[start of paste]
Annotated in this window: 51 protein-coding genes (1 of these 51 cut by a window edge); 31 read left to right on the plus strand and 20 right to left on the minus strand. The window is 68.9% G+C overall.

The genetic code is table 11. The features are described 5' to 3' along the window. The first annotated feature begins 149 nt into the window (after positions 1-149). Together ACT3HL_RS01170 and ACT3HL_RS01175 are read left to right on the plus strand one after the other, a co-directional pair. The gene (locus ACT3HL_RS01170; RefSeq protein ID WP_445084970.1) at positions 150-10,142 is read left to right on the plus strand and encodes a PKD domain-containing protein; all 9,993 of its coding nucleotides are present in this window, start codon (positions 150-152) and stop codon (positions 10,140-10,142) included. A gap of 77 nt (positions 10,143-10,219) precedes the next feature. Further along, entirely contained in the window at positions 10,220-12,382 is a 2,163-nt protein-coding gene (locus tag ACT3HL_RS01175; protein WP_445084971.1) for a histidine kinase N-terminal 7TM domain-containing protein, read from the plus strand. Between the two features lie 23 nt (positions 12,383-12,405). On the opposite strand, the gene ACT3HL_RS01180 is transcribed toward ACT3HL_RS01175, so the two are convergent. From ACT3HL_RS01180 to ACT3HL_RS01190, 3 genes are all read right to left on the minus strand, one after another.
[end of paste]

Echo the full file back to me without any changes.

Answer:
Annotated in this window: 51 protein-coding genes (1 of these 51 cut by a window edge); 31 read left to right on the plus strand and 20 right to left on the minus strand. The window is 68.9% G+C overall.

The genetic code is table 11. The features are described 5' to 3' along the window. The first annotated feature begins 149 nt into the window (after positions 1-149). Together ACT3HL_RS01170 and ACT3HL_RS01175 are read left to right on the plus strand one after the other, a co-directional pair. The gene (locus ACT3HL_RS01170; RefSeq protein ID WP_445084970.1) at positions 150-10,142 is read left to right on the plus strand and encodes a PKD domain-containing protein; all 9,993 of its coding nucleotides are present in this window, start codon (positions 150-152) and stop codon (positions 10,140-10,142) included. A gap of 77 nt (positions 10,143-10,219) precedes the next feature. Further along, entirely contained in the window at positions 10,220-12,382 is a 2,163-nt protein-coding gene (locus tag ACT3HL_RS01175; protein WP_445084971.1) for a histidine kinase N-terminal 7TM domain-containing protein, read from the plus strand. Between the two features lie 23 nt (positions 12,383-12,405). On the opposite strand, the gene ACT3HL_RS01180 is transcribed toward ACT3HL_RS01175, so the two are convergent. From ACT3HL_RS01180 to ACT3HL_RS01190, 3 genes are all read right to left on the minus strand, one after another.